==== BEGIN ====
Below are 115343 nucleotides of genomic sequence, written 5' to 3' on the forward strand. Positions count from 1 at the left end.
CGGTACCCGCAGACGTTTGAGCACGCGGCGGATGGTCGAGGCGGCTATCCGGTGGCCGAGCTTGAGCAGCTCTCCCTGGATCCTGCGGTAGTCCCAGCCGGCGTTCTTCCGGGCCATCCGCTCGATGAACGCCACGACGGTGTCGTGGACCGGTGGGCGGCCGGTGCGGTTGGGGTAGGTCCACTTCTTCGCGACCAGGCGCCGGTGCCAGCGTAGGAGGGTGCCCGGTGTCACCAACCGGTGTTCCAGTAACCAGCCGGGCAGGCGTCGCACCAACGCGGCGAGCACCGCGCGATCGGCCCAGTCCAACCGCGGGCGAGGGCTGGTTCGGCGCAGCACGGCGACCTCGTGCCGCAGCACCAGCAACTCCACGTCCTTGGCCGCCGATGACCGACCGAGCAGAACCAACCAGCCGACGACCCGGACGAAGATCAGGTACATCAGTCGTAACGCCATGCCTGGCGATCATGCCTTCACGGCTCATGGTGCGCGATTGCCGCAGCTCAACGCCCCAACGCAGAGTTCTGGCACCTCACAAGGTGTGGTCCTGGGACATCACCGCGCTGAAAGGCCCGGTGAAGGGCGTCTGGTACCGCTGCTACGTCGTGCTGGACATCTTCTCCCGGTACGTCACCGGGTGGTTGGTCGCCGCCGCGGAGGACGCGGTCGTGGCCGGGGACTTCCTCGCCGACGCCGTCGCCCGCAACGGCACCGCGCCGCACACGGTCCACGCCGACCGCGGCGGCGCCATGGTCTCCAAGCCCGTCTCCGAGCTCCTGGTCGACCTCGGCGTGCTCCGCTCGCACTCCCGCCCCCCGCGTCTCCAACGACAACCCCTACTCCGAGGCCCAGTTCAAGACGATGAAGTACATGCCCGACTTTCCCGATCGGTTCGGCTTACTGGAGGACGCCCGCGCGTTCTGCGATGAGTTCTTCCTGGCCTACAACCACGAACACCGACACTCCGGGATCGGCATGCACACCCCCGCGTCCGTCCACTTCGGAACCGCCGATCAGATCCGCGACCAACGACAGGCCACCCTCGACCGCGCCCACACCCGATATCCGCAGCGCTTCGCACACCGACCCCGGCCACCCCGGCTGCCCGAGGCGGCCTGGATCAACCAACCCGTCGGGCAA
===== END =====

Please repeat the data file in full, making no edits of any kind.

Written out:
Below are 115343 nucleotides of genomic sequence, written 5' to 3' on the forward strand. Positions count from 1 at the left end.
CGGTACCCGCAGACGTTTGAGCACGCGGCGGATGGTCGAGGCGGCTATCCGGTGGCCGAGCTTGAGCAGCTCTCCCTGGATCCTGCGGTAGTCCCAGCCGGCGTTCTTCCGGGCCATCCGCTCGATGAACGCCACGACGGTGTCGTGGACCGGTGGGCGGCCGGTGCGGTTGGGGTAGGTCCACTTCTTCGCGACCAGGCGCCGGTGCCAGCGTAGGAGGGTGCCCGGTGTCACCAACCGGTGTTCCAGTAACCAGCCGGGCAGGCGTCGCACCAACGCGGCGAGCACCGCGCGATCGGCCCAGTCCAACCGCGGGCGAGGGCTGGTTCGGCGCAGCACGGCGACCTCGTGCCGCAGCACCAGCAACTCCACGTCCTTGGCCGCCGATGACCGACCGAGCAGAACCAACCAGCCGACGACCCGGACGAAGATCAGGTACATCAGTCGTAACGCCATGCCTGGCGATCATGCCTTCACGGCTCATGGTGCGCGATTGCCGCAGCTCAACGCCCCAACGCAGAGTTCTGGCACCTCACAAGGTGTGGTCCTGGGACATCACCGCGCTGAAAGGCCCGGTGAAGGGCGTCTGGTACCGCTGCTACGTCGTGCTGGACATCTTCTCCCGGTACGTCACCGGGTGGTTGGTCGCCGCCGCGGAGGACGCGGTCGTGGCCGGGGACTTCCTCGCCGACGCCGTCGCCCGCAACGGCACCGCGCCGCACACGGTCCACGCCGACCGCGGCGGCGCCATGGTCTCCAAGCCCGTCTCCGAGCTCCTGGTCGACCTCGGCGTGCTCCGCTCGCACTCCCGCCCCCCGCGTCTCCAACGACAACCCCTACTCCGAGGCCCAGTTCAAGACGATGAAGTACATGCCCGACTTTCCCGATCGGTTCGGCTTACTGGAGGACGCCCGCGCGTTCTGCGATGAGTTCTTCCTGGCCTACAACCACGAACACCGACACTCCGGGATCGGCATGCACACCCCCGCGTCCGTCCACTTCGGAACCGCCGATCAGATCCGCGACCAACGACAGGCCACCCTCGACCGCGCCCACACCCGATATCCGCAGCGCTTCGCACACCGACCCCGGCCACCCCGGCTGCCCGAGGCGGCCTGGATCAACCAACCCGTCGGGCAA